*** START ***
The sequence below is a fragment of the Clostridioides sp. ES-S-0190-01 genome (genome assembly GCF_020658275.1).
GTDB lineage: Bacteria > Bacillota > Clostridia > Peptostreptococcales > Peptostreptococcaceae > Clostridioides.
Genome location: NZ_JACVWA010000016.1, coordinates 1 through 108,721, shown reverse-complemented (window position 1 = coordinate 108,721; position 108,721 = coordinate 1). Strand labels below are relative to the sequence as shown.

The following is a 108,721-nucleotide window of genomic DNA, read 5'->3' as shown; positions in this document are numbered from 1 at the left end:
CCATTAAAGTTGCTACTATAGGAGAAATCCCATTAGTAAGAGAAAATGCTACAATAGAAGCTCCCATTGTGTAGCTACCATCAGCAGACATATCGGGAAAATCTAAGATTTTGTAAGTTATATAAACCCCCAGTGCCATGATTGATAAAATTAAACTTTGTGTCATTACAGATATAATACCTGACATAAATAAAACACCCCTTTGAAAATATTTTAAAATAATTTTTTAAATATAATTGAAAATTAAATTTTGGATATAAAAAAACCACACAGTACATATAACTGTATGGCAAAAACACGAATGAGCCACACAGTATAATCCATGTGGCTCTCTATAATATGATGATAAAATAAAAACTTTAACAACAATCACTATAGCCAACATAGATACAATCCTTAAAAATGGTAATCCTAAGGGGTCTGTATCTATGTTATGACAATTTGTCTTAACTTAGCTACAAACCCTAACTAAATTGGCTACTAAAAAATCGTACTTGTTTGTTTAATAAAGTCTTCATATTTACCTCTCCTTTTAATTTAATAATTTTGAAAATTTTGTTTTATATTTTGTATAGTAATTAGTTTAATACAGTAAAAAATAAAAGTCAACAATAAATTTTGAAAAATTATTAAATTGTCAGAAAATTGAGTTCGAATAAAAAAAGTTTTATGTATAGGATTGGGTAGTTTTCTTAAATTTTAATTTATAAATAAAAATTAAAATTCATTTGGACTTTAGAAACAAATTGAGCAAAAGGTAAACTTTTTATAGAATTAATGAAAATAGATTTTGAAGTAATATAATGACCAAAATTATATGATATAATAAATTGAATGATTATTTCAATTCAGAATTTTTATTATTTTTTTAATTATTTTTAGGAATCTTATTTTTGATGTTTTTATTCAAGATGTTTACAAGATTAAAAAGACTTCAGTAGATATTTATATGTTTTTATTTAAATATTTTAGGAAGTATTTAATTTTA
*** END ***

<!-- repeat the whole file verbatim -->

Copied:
The sequence below is a fragment of the Clostridioides sp. ES-S-0190-01 genome (genome assembly GCF_020658275.1).
GTDB lineage: Bacteria > Bacillota > Clostridia > Peptostreptococcales > Peptostreptococcaceae > Clostridioides.
Genome location: NZ_JACVWA010000016.1, coordinates 1 through 108,721, shown reverse-complemented (window position 1 = coordinate 108,721; position 108,721 = coordinate 1). Strand labels below are relative to the sequence as shown.

The following is a 108,721-nucleotide window of genomic DNA, read 5'->3' as shown; positions in this document are numbered from 1 at the left end:
CCATTAAAGTTGCTACTATAGGAGAAATCCCATTAGTAAGAGAAAATGCTACAATAGAAGCTCCCATTGTGTAGCTACCATCAGCAGACATATCGGGAAAATCTAAGATTTTGTAAGTTATATAAACCCCCAGTGCCATGATTGATAAAATTAAACTTTGTGTCATTACAGATATAATACCTGACATAAATAAAACACCCCTTTGAAAATATTTTAAAATAATTTTTTAAATATAATTGAAAATTAAATTTTGGATATAAAAAAACCACACAGTACATATAACTGTATGGCAAAAACACGAATGAGCCACACAGTATAATCCATGTGGCTCTCTATAATATGATGATAAAATAAAAACTTTAACAACAATCACTATAGCCAACATAGATACAATCCTTAAAAATGGTAATCCTAAGGGGTCTGTATCTATGTTATGACAATTTGTCTTAACTTAGCTACAAACCCTAACTAAATTGGCTACTAAAAAATCGTACTTGTTTGTTTAATAAAGTCTTCATATTTACCTCTCCTTTTAATTTAATAATTTTGAAAATTTTGTTTTATATTTTGTATAGTAATTAGTTTAATACAGTAAAAAATAAAAGTCAACAATAAATTTTGAAAAATTATTAAATTGTCAGAAAATTGAGTTCGAATAAAAAAAGTTTTATGTATAGGATTGGGTAGTTTTCTTAAATTTTAATTTATAAATAAAAATTAAAATTCATTTGGACTTTAGAAACAAATTGAGCAAAAGGTAAACTTTTTATAGAATTAATGAAAATAGATTTTGAAGTAATATAATGACCAAAATTATATGATATAATAAATTGAATGATTATTTCAATTCAGAATTTTTATTATTTTTTTAATTATTTTTAGGAATCTTATTTTTGATGTTTTTATTCAAGATGTTTACAAGATTAAAAAGACTTCAGTAGATATTTATATGTTTTTATTTAAATATTTTAGGAAGTATTTAATTTTA